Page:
eSports Stars Turning To AI-Powered Fitness As Fnatic And Freeletics Team Up – Forbes

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Apparently gaming is more than just mashing buttons.

Today’s top eSports stars earn millions, live like rock stars, destroy the competition, and train in entirely different ways than the geeks and nerds of computer gaming once did, way back in the distant past of … five years ago.

London-based eSports team Fnatic, 17 years young, says it has won more tier-one tournaments than any other team on the planet. Now it has partnered with Freeletics, a AI-powered fitness app with 52 million users, to get its gamers in shape.

It works, says top gamer and Fnatic team member Jesper Wecksell (aka JW).

“I get more energy,” JW told me in a recent TechFirst podcast. “I have [an] easier time to think of solutions to problems instead of just seeing the problem in something, and … better energy overall to stay focused for like a long day.”

Physical fitness also helps with the pressure that comes with today’s massive eSports tournaments.

Winning or losing can make the difference between earning a $150,000 prize … or getting nothing. And there are thousands of fan witnessing in-person plus millions more ready to critique, nitpick, or ridicule online.

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“It’s easy to sit like in your parents’ home and play online and dominate from there, but then you need to sit in a stage with like 20,000 people in a crowd,” says JW. “That’s a different kind of thing, and you really need a great mentality to handle that. And to build up on that mentality, I think you need to do these kinds of exercises and do this physical workout as well.”

eSports demands focus and concentration, which JW says you can’t get just from grinding away in games for 20 hours a week. Exercise clears the mind and is a mood enhancer, says the American Psychological Association, helping prevent depression and relieve anxiety, and possibly even toughen up the brain under stress.

“Regular workouts might help people prone to anxiety become less likely to panic when they experience those fight-or-flight sensations,” writes Kirsten Weir. “After all, the body produces many of the same physical reactions — heavy perspiration, increased heart rate — in response to exercise.”

Listen to our conversation:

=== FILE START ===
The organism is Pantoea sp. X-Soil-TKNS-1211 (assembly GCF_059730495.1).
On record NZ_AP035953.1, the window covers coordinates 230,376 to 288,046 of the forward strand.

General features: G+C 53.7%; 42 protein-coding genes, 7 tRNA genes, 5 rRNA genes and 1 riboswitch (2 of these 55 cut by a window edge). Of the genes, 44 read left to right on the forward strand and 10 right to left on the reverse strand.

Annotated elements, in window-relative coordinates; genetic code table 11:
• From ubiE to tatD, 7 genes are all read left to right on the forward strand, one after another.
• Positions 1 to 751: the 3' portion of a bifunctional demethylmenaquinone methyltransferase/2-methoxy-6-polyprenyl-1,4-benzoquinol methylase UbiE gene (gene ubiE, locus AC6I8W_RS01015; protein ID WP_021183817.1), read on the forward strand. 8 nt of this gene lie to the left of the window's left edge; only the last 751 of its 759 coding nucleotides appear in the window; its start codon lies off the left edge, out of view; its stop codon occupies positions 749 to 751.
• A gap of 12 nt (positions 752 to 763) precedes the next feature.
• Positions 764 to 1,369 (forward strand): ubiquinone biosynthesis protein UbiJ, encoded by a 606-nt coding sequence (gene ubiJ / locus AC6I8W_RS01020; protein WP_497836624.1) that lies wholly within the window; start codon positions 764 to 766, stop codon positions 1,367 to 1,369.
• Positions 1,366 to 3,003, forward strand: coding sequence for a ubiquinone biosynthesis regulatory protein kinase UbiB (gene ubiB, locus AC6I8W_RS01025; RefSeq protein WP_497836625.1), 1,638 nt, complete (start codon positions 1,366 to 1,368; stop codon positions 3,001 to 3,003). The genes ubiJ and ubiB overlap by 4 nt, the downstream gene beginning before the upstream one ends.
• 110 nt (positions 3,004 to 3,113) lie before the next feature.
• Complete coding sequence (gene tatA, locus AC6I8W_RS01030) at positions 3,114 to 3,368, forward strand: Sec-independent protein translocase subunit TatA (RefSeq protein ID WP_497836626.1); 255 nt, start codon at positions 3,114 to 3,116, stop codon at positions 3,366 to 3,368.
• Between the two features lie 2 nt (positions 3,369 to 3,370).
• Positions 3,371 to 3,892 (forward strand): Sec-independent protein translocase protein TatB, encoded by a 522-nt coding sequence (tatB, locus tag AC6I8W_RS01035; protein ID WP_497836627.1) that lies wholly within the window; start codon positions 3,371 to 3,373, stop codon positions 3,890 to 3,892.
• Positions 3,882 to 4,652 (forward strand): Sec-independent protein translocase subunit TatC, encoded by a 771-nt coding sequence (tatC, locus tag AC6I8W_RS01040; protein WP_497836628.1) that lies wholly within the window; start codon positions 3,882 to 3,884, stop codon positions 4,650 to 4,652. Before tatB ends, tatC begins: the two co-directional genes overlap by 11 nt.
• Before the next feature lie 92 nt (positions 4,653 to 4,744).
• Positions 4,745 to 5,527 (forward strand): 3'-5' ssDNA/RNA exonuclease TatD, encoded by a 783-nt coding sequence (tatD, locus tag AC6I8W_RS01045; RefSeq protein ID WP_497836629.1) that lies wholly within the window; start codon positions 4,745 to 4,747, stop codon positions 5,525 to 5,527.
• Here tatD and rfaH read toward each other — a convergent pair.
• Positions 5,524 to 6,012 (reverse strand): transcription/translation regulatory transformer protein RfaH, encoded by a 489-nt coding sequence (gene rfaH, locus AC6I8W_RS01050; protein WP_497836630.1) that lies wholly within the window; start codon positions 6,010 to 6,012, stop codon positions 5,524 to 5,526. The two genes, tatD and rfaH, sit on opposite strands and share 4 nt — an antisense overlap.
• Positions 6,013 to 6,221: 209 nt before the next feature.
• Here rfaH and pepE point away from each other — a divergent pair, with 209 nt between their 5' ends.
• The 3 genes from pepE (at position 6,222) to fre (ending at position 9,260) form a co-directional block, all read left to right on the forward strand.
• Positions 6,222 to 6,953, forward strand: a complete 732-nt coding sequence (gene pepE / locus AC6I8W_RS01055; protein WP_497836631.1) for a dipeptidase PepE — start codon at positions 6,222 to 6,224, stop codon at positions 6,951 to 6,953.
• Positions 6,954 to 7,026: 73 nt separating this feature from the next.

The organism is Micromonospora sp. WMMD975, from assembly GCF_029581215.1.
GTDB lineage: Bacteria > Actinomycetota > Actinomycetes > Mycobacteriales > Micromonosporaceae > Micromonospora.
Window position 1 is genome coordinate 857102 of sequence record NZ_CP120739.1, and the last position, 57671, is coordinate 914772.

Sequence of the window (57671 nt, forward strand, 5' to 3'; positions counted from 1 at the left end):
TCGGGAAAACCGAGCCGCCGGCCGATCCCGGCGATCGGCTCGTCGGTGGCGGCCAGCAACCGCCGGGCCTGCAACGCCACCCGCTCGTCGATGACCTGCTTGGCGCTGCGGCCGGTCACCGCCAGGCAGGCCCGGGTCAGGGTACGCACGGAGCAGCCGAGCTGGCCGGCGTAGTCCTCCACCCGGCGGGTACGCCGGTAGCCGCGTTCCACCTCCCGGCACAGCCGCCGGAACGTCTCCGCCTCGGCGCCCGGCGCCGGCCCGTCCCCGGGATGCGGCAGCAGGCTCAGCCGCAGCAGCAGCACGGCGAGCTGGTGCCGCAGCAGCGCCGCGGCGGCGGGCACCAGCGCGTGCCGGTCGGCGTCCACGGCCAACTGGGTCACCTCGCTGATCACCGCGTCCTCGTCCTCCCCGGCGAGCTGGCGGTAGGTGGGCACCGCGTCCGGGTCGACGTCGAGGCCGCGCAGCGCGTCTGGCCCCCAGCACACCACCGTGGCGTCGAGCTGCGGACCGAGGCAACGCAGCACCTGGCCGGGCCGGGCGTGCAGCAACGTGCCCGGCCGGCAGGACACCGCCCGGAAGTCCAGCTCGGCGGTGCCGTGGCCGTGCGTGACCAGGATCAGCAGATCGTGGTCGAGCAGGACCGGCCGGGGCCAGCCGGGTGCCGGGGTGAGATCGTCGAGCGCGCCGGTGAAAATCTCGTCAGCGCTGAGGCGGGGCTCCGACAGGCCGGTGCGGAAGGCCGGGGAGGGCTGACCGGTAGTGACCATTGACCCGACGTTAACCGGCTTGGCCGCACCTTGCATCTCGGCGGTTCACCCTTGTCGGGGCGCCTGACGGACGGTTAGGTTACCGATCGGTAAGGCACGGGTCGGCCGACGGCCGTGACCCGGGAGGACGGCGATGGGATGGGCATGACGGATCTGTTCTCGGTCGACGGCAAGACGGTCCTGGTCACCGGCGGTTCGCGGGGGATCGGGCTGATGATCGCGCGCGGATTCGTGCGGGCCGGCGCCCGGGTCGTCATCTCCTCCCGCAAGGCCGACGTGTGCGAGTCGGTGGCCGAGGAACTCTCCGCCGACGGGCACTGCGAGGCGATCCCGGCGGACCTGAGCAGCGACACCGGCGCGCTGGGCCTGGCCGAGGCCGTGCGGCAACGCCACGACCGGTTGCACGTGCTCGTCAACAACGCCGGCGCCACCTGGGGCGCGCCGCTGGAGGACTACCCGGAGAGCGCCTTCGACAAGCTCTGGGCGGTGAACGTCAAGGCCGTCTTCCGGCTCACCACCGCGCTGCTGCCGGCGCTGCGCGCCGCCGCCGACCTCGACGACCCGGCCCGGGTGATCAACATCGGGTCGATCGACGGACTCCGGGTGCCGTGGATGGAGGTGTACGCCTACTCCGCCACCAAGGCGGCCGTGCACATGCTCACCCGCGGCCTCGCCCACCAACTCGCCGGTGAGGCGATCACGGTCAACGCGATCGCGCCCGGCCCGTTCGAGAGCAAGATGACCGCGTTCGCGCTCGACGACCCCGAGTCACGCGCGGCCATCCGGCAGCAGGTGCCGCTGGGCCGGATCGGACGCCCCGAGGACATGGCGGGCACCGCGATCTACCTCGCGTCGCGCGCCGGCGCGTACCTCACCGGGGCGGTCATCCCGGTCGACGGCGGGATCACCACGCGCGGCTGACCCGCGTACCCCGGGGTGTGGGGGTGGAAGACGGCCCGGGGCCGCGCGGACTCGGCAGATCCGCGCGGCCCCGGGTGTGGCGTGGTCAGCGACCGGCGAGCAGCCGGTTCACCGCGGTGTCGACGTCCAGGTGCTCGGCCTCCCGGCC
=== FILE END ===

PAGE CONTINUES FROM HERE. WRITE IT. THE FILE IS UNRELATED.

That could help in stressful in-game scenarios in Counter-Strike, JW’s favorite game of the moment. Especially when you get ambushed from behind and your pulse goes from 70 to 150 in seconds.

Freeletics says it can help with AI-powered workouts. CEO Daniel Sobhani told me that happens in three ways:

  1. Predicting what exercises you’ll be able to do
  2. Creating workouts for you based on limited data
  3. Adjusting workouts depending on available equipment

The result, says Sobhani, is that Freeletics knows “you better than probably you know yourself,” citing an example when the AI diagnosed him (correctly) with “underdeveloped” legs.

(It can be tempting to skip leg day, no?)

And that can help improve performance.

Especially, in JW’s case for — shall we say — gamers of a certain age. Wecksell has been with the Fnatic team since 2013. And gamers, even more than athletes in traditional sports, aren’t known for staying at the top of their game into their later years, like 29, or 35. So physical fitness could help extend careers, much like it does for traditional athletes.

“I think it’s kind of too early still to know the lifetime of a player within eSports,” says JW. “We have like maybe one or two, maybe three players that [are] like over 30 years old, still competing. So, you don’t know yet, like when are you not able to do this anymore. But I think if you start out with these kinds of things early, knowing that you need to work on your mentality, knowing that you need to work on the physical stuff, I think you will be pushing towards a longer lifetime career.”

According to Freeletics brand manager Eleanor Hughes, the response from gamers has been “overwhelmingly positive.”

“Two things I really hope that will be the takeaways from this will be that, firstly, gamers perhaps feel more seen, like more visible in the industry and that people are actually considering them as people who would be interested in fitness and increasing their performance in looking after their mindset. You know, all these things like confidence, self-talk, getting comfortable being uncomfortable — I noticed that this is super relevant for Fnatic and for other gamers,” she says. “But on the other hand, [they] will actually see this as a door opening and maybe an opportunity for them to change their thinking and to realize, hey, actually, this is something I can benefit from, and this is a way for me to level up, not just in game but in real life as well.”

Because, of course, leveling up isn’t just for gamers.

And it isn’t only found in games.

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